KABUL: The Afghan government and Taliban militants remain far apart on even the most basic issues a week into talks meant to end two decades of war that has killed tens of thousands of people.
The chasm, not just on the predictably thorny problem of a ceasefire but on foundational issues, suggests major hurdles to any hopes of binding the wounds of a ravaged country.
Despite the difficulties, the talks are the best hope for peace in years and come as a result of a February pact between the Taliban and the United States, allowing US forces to withdraw in exchange for Taliban promises on terrorism.
But the Taliban have refused to agree to a ceasefire and the war is grinding on. About 40 people were killed in Taliban attacks last week.
With all foreign troops due to be gone by May next year, pressure is building on the US-backed government as it grapples with how it can share power with its implacable foe or contend with a likely Taliban push for military victory.
Since the spotlight faded from the lavish Sept 12 opening ceremony in a hotel ballroom in Doha, attended by US Secretary of State Mike Pompeo, the two sides have only confirmed that they are diametrically opposed on virtually every issue.
“We are talking to a side that is difficult and inflexible and therefore things are not moving forward,” said a senior negotiator on the Afghan government side.
The two sides will have to tackle a diverse range of issues to secure peace, from the legitimacy of the Kabul government to women’s rights.
“The first week has demonstrated how complex the talks will be in general, with the most crucial one being Afghanistan’s future political system,” said Graham Smith, an independent analyst tracking closely the talks based in Afghanistan.
The Taliban emerged in the early 1990s from the chaos of factional strife between the Mujahideen who had battled occupying Soviet forces in the 1980s.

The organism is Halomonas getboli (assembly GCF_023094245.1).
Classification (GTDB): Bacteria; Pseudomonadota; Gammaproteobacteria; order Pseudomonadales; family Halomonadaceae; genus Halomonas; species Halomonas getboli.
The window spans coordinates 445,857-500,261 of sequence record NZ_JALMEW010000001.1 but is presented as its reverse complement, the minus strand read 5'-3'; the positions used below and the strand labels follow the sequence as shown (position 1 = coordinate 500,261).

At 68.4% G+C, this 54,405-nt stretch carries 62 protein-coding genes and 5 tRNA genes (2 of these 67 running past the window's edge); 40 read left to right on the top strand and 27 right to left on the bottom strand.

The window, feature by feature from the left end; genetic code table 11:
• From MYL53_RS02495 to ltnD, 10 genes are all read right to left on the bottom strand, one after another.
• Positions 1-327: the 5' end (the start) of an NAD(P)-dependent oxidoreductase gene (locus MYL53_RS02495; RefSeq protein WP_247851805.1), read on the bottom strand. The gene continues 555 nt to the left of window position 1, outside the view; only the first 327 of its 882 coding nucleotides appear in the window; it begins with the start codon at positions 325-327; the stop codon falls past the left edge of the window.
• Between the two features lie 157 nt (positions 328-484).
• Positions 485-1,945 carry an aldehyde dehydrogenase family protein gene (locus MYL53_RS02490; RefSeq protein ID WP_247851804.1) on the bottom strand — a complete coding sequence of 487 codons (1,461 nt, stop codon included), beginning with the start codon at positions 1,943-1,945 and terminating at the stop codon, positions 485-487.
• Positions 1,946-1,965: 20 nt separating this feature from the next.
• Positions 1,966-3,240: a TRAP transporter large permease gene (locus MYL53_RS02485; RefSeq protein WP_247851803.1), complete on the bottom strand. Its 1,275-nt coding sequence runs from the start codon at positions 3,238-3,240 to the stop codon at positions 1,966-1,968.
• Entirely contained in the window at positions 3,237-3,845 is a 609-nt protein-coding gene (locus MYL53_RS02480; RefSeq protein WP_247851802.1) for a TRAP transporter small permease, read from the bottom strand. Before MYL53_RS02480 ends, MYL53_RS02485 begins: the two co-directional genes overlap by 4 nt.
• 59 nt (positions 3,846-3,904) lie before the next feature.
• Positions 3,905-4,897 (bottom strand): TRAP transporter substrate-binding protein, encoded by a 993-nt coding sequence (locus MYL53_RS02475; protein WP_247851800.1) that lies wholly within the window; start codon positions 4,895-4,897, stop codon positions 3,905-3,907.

Wish for peace
Founded by religious students, the Pakistan-backed fighters brought a welcome but harsh peace, along with contempt for women’s rights, blocking their education, forcing nearly all to quit work, restricting their movement and brutally enforcing a strict dress code.
In recent months, the Taliban have said they will respect women’s rights under Sharia but many educated women who have come of age since the Taliban were ousted in 2001 for harbouring Al Qaeda leader Osama bin laden have doubts.
Women could be the first casualty of the talks, some activists fear, if the government allows the rolling back of their rights to appease the Taliban.
Three diplomats overseeing the so-called intra-Afghan negotiations told Reuters the talks had bogged down over the finer points of Islamic law.
The government and Taliban both follow the Hanafi school of jurisprudence within Sunni Islam, but their interpretations of Sharia law are “staunchly different”, said a senior Western diplomat in Doha who declined to be identified due to the sensitivity of the talks.
This affects positions on key issues like punishments for crime, women’s rights and freedom of speech.
Published in Dawn, September 22nd, 2020